verb (used with object), in·sti·tu·tion·al·ized, in·sti·tu·tion·al·iz·ing.
- to make institutional.
- to make into or treat as an institution: the danger of institutionalizing racism.
- to place or confine in an institution, especially one for the care of mental illness, alcoholism, etc.
Also especially British, in·sti·tu·tion·al·ise.Related formsin·sti·tu·tion·al·i·za·tion, nounre·in·sti·tu·tion·al·i·za·tion, noun
Based on the Random House Unabridged Dictionary, © Random House, Inc. 2018
Examples from the Web for institutionalised
Contemporary Examples of institutionalised
British Dictionary definitions for institutionalised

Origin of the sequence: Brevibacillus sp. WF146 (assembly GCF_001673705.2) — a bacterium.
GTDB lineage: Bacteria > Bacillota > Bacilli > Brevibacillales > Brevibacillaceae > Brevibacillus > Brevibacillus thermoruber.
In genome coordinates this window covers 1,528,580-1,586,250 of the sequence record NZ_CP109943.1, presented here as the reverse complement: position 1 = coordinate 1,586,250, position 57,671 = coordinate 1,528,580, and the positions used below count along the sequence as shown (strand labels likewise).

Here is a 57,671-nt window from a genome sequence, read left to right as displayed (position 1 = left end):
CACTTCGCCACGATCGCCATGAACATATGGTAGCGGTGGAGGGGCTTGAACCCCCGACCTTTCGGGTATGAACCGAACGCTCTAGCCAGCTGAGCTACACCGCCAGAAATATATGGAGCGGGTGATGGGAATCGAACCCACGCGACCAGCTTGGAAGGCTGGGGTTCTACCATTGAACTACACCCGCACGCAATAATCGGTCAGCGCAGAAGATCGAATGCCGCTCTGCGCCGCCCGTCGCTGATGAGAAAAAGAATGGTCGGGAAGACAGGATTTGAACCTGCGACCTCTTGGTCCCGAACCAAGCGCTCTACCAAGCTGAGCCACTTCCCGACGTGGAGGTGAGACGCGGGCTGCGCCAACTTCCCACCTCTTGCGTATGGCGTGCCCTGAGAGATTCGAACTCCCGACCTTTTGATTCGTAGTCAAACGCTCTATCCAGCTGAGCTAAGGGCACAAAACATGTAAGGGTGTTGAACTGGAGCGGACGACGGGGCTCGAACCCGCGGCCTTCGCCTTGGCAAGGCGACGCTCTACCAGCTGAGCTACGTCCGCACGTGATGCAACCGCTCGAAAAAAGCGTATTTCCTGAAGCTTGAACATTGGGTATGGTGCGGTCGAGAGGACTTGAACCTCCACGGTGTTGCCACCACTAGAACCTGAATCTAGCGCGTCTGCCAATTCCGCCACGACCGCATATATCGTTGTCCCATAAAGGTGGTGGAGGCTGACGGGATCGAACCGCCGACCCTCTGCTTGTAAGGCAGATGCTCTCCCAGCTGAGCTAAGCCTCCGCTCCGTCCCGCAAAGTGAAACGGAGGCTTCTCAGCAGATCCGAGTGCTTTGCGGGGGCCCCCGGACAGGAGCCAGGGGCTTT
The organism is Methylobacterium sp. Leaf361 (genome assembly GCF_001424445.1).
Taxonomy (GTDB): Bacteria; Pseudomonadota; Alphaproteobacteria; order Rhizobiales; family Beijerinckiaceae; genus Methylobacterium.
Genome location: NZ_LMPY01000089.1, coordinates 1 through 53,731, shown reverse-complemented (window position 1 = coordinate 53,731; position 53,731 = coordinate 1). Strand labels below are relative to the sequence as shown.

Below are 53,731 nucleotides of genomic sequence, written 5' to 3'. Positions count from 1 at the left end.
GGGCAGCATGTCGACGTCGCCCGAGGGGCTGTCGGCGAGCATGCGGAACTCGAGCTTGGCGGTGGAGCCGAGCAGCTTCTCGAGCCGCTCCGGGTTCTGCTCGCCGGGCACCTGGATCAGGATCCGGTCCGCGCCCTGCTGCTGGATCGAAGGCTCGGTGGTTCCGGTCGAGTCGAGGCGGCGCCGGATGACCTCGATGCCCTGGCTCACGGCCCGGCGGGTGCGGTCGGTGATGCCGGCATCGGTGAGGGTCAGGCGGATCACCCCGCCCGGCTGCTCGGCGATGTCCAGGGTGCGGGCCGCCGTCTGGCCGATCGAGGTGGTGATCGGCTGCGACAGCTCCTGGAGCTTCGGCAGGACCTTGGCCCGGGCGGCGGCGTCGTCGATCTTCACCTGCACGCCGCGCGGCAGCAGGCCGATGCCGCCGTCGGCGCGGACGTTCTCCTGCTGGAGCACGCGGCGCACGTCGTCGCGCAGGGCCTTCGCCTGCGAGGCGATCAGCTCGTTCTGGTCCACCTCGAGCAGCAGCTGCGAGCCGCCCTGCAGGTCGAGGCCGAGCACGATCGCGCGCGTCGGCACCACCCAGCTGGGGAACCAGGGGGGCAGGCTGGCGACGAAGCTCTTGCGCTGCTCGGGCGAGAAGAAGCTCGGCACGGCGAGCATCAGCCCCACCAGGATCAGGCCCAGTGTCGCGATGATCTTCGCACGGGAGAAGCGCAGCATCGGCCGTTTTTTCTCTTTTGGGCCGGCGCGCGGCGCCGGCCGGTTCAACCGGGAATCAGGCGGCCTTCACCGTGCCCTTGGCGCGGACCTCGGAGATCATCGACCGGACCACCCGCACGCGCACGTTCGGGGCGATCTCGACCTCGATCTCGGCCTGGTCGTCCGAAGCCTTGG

Derived Formsinstitutionalization or institutionalisation, noun
- (tr; often passive) to subject to the deleterious effects of confinement in an institutiona mental patient who was institutionalized into boredom and apathy
- (tr) to place in an institution
- to make or become an institution
Collins English Dictionary - Complete & Unabridged 2012 Digital Edition
© William Collins Sons & Co. Ltd. 1979, 1986 © HarperCollins
Publishers 1998, 2000, 2003, 2005, 2006, 2007, 2009, 2012
Word Origin and History for institutionalised
"to put into institutional life" (usually deprecatory), 1905; see institution. Related: Institutionalized. Earlier (1865) it meant "to make into an institution."
Online Etymology Dictionary, © 2010 Douglas Harper
institutionalised in Medicine
Related formsin′sti•tu′tion•al•i•za′tion (-shə-nə-lĭ-zā′shən) n.
- To place a person in the care of an institution, especially one providing care for the disabled or mentally ill.
The American Heritage® Stedman's Medical Dictionary
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